LIfe is full of mysteries, like how do they get the fondant fancies so equal and smooth? Some make us smile and some simply leave everyone puzzled.
Dad has been busy. He created a puzzle. One night he fell, gave himself a nasty whack on the head, and we went off to A&E where they were very nice, very kind and despite all we hear about hospitals today, relatively fast at getting him x rayed and examined. He had a fracture above his wrist and it was bandaged and he was admitted to hospital for a few days. Fast forward to his release, all went really well, I mean I didn’t lose him which was great but when I got home I discovered his heavy bandage was missing. I rang the hospital and no one could answer the question. He was brought back and a heavier brace applied. All seemed well until 6 days later, I was woken at 3.30am and found this…..
a perfect cast sitting on his pillow and he seemed relatively happy that it was no longer on. He couldn’t remember how he got it off. To everyone who deals with him, it remains the eighth mystery of the world.
I write this through a pleasant fog of tiredness….
It has become a ritual.
At precisely 4 o’clock we have tea.
Tea and toast that is.
Dad suggests it, I fool that I am agree
The trouble with this plan is not plain for him to see
But I know that when he has relaxed and needs no more,
I alone am left to tidy, sweep and get on with my day while he simply starts to snore,
Left feeling that again I have been duped
Because it is 4am and not 4pm
These are the questions being asked by those about me, and the answers are mixed. Some from Bob and some from me. I bet you can guess who answered what..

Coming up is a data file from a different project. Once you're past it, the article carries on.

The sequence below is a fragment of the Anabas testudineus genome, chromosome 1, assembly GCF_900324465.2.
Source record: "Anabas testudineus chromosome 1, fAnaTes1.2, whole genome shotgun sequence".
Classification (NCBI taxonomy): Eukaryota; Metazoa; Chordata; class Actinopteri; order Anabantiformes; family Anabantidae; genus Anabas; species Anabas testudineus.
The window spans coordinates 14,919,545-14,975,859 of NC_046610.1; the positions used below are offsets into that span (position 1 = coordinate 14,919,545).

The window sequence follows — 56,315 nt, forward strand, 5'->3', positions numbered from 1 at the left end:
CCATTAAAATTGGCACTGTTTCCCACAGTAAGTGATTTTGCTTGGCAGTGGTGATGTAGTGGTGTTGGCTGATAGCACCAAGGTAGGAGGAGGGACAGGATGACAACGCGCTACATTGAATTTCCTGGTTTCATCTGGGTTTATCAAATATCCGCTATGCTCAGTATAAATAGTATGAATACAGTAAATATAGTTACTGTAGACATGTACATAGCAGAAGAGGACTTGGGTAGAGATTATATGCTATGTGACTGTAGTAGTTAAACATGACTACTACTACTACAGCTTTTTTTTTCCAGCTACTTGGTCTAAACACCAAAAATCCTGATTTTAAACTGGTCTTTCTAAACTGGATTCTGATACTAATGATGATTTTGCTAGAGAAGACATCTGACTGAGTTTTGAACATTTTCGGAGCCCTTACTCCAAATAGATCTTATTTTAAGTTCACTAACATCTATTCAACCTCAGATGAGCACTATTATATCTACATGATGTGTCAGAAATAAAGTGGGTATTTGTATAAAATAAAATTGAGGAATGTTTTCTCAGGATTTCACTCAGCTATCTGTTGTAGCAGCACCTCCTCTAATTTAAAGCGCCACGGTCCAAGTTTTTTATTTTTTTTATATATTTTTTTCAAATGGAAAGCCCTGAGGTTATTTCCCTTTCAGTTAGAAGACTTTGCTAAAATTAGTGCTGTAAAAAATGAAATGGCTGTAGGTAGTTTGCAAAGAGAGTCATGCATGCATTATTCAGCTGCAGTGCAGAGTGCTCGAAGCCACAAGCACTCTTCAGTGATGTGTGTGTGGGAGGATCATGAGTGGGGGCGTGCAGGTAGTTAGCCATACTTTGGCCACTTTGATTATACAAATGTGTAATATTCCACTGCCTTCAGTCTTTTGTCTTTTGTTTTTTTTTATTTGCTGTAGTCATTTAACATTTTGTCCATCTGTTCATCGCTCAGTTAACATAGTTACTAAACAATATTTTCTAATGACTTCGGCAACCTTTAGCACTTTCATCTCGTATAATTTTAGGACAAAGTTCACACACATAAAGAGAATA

What if the sun burns itself out?
His next in command, the moon, will take over and our lives will be mellower.
What if it doesn’t rain before September?
Irish people will become even more disgruntled and focused on the weather? Nothing new there. Their 4 legged tail wagging friends will wallow in the shade and be content with early morning walks in the woods.
What if Breeze the ogre moves out of the wood in search of water?
More cupcakes for little old me!
Summer is strange, but often life is stranger.
We tend to walk a lot, (well Ellie and myself – Bob avoids it at all costs.) And during the past few months we came across these items during our travels.
This story might be familiar to some of you already.
Niall’s legs felt like lead as he walked the short distance to collect his car which he had left parked at the house his sister was minding. Two days of work with only travel time between jobs left him feeling as grey as the sky overhead.